As 2020 began, that question came under fresh scrutiny when animals in the wild were under assault. During the Australian bushfire season of 2019-2020, billions of animals were killed or displaced, including tens of millions of mammals, birds, and frogs along with a staggering two billion reptiles. In the Amazon, those areas that were not being logged were burning. Logging roads were also snaking through the remote jungles of Central Africa allowing animals like chimps and gorillas to be consumed as “bush meat”. Indonesian forests were being cleared for palm oil plantations and the Arctic sea ice was—and still is—melting. Today, there is little wild left on earth. Zoos might be the only hope for animals.

Then, later in 2020, we were engulfed in a global pandemic and a new wildlife crisis emerged. Zoos and Aquariums were forced to shut down, with Disney alone laying off an astonishing 27,000 employees at one point. But fortunately, it would seem, we had a plethora of amazing digital, high-definition animal programs to watch. I saw things onscreen that I never dreamed of seeing in the wild—even after a half century of studying wild animals around the world. Perhaps these virtual experiences might make zoos obsolete.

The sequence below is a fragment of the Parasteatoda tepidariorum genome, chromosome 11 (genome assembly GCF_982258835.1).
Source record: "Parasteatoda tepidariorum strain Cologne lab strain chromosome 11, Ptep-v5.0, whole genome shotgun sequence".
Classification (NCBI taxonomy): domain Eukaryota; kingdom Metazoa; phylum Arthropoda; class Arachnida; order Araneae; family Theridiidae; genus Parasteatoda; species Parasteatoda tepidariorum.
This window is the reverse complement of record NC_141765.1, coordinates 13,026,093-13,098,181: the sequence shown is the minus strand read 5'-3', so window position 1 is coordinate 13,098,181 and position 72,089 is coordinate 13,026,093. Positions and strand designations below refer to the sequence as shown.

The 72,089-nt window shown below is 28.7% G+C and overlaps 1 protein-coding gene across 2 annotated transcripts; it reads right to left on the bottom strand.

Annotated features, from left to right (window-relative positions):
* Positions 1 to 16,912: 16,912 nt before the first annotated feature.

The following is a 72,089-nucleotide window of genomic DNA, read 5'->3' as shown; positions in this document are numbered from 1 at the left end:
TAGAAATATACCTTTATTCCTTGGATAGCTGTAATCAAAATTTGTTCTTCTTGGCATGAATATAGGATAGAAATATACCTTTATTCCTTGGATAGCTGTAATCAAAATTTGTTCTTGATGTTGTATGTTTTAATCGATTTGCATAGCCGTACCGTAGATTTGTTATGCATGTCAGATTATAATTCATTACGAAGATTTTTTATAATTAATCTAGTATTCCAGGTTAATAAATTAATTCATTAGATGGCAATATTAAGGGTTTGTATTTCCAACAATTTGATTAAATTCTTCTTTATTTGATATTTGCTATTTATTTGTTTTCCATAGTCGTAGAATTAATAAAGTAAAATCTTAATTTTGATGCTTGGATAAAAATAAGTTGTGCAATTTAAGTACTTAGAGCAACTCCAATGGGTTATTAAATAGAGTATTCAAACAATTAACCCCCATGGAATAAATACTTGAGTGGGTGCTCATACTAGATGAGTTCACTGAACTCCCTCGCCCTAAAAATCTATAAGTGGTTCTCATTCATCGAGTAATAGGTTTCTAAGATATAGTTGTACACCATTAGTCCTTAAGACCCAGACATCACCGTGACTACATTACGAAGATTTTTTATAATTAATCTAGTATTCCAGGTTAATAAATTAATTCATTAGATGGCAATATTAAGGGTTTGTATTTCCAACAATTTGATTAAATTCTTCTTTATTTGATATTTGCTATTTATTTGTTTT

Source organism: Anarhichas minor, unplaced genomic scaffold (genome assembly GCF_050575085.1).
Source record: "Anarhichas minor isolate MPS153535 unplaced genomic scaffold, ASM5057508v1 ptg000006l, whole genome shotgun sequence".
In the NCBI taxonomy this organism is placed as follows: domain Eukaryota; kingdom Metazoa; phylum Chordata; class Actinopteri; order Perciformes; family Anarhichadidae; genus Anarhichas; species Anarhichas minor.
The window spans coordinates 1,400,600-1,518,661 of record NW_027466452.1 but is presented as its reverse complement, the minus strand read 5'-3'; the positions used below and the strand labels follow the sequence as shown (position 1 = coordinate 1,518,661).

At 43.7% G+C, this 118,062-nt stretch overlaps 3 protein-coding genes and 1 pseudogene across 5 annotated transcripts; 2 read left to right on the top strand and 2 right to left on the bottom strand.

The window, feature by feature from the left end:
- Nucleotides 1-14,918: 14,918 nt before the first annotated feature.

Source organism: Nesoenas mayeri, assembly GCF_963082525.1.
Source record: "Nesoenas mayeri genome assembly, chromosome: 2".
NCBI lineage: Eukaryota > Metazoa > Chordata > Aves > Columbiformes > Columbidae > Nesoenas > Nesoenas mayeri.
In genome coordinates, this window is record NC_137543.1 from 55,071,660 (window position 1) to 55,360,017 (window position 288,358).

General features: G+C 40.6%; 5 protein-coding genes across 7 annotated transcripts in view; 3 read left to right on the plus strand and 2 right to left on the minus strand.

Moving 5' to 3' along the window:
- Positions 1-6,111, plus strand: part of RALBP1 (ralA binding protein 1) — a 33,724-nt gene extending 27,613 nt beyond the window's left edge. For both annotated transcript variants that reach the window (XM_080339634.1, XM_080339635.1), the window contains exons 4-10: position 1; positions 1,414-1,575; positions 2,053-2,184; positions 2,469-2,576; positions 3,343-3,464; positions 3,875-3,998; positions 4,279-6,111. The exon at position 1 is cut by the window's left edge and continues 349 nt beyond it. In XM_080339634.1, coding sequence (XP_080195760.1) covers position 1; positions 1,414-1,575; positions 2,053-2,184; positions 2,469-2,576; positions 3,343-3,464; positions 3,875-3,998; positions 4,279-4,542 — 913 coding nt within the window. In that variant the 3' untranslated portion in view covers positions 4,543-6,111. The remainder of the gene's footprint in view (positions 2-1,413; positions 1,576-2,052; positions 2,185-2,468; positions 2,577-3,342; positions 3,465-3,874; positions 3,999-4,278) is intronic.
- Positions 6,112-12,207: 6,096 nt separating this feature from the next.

As the coronavirus pandemic progressed, I attended virtual church and virtual Sunday school. My wife was forced to become a virtual schoolteacher as businesses around the world converted to remote work. But, as we hunkered down in our homes, I don’t believe I heard a single person say, “These virtual experiences are great!” Nobody has suggested that they prefer virtual sporting events to being present inside the stadium. We are programmed to enjoy things as a group. We want to be in church together, we want to attend live sporting events and concerts. And just look at how difficult was for us to stay out of restaurants and bars.